Markets Freeze Ahead of Fractious Presidential Vote

Tuesday November 8: Five things the markets are talking about

With the gap in U.S election polling still within the margin of statistical error, is the current risk rally in markets ahead of voting a little premature?

It fells like Brexit deja vu all over again for capital markets – limited upside (Clinton win), massive downside with a Clinton defeat.

Anybody who had bets on Brexit getting rejected would be advising caution at this time.

Yesterday, markets closed out with U.S equities trading up and the ‘mighty’ buck stronger on confidence in a Clinton win and the prospect of a Fed hike in December. This feel good feeling even managed to drag commodity bloc currencies along for the ride, while punishing bond and gold prices.

However, for now, just as the U.S populace go to the polls in a matter of hours, markets seem frozen in time. However, expect that to change, for ‘how long’ remains the million-dollar question.

If results in key states are clear-cut (NH, FL, NC, or NV), the media could begin to call the race as early 09:00pm EST, although the most recent previous three elections were called after 11:00pm EST.

The options market is pricing in ‘Hillary won, move along, nothing to see here.”

1. Global equities flat line ahead of polls opening

As dealers wait for the outcome of one of the most contentious U.S. presidential elections in history, current trading is been driven by a cautious market expectation of a win for Ms. Clinton.

In overnight trading, MSCI’s broadest index of APAC shares ex-Japan was up +0.6% and Japan’s Nikkei 225 was flat.

In Europe, Euro Stoxx has inched up +0.3% in morning trading, as market participants remain cautious ahead of the results. Banking stocks are trading generally lower, while energy stocks are trading higher on the back of Brent and WTI.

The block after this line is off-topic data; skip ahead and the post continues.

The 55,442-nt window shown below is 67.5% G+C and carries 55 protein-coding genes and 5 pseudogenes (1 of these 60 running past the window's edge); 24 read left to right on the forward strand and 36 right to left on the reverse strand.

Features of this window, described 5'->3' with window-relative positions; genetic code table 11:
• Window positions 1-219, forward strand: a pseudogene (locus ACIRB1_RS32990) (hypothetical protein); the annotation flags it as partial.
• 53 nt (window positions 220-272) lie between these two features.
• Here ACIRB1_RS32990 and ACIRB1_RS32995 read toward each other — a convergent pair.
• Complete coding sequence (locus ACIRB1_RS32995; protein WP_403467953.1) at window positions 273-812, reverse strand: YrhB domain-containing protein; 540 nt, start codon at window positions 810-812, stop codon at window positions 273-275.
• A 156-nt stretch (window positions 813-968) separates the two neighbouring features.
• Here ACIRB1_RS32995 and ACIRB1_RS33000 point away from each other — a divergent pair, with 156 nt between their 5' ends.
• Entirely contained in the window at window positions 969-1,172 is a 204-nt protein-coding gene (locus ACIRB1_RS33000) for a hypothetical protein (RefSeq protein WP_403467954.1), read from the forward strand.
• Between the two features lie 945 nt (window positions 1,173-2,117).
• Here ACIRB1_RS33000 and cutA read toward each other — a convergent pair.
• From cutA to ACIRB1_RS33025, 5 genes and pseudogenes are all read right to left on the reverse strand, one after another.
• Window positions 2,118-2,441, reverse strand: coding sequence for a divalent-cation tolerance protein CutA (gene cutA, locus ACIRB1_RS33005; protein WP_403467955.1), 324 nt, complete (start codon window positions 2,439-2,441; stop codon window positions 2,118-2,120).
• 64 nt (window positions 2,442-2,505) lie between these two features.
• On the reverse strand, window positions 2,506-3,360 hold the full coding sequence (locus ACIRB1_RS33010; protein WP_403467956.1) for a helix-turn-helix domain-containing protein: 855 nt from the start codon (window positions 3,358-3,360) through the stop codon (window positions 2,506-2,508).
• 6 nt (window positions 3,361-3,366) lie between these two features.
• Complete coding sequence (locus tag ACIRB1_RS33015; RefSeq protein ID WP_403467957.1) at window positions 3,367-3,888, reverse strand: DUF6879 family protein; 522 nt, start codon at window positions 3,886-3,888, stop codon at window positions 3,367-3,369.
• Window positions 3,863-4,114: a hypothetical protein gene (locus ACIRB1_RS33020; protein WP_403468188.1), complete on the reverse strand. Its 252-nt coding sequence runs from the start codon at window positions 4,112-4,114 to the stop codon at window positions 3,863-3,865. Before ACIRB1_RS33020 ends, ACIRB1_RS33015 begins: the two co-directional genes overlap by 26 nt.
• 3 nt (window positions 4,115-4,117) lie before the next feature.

U.S futures are pointing to a flat’ish opening for Wall Street.

Indices: Stoxx50 +0.3% at 3,014, FTSE +0.2% at 6,817, DAX -0.1% at 10,449, CAC-40 +0.1% at 4,467, IBEX-35 -0.2% at 8,904, FTSE MIB -0.2% at 16,711, SMI +0.3% at 7,756, S&P 500 Futures -0.1%

2. Oil Prices little changed

Oil prices are attempting a rally ahead of the U.S open as some investors unwind a number of safe-haven bets on a Democratic win today.

Brent January crude oil futures are up +42c at +$46.57 per barrel, while U.S. West Texas Intermediate (WTI) crude futures are up +28c at +$45.17.

Note: both contracts are still down around approximately -4% w/w, but above last Friday’s monthly lows.

Once today’s U.S Presidential winner is declared, the markets focus will switch to OPEC.

The group meets on Nov. 30 and has pledged to reach a deal on cutting output to try to erode a two-year-old global surplus. The event risk is that a number of member states are asking to be exempt from any deal, along with questions over the likelihood of non-OPEC rival Russia joining in, is creating market doubts over their ability to deliver a meaningful cut in a few weeks.

Gold is up +0.2% at +$1,285 an ounce, after sliding just under -2% yesterday from this months intraday highs. The yellow metal rallied +2.3% last week as opinion polls indicated Clinton’s lead over Trump was narrowing.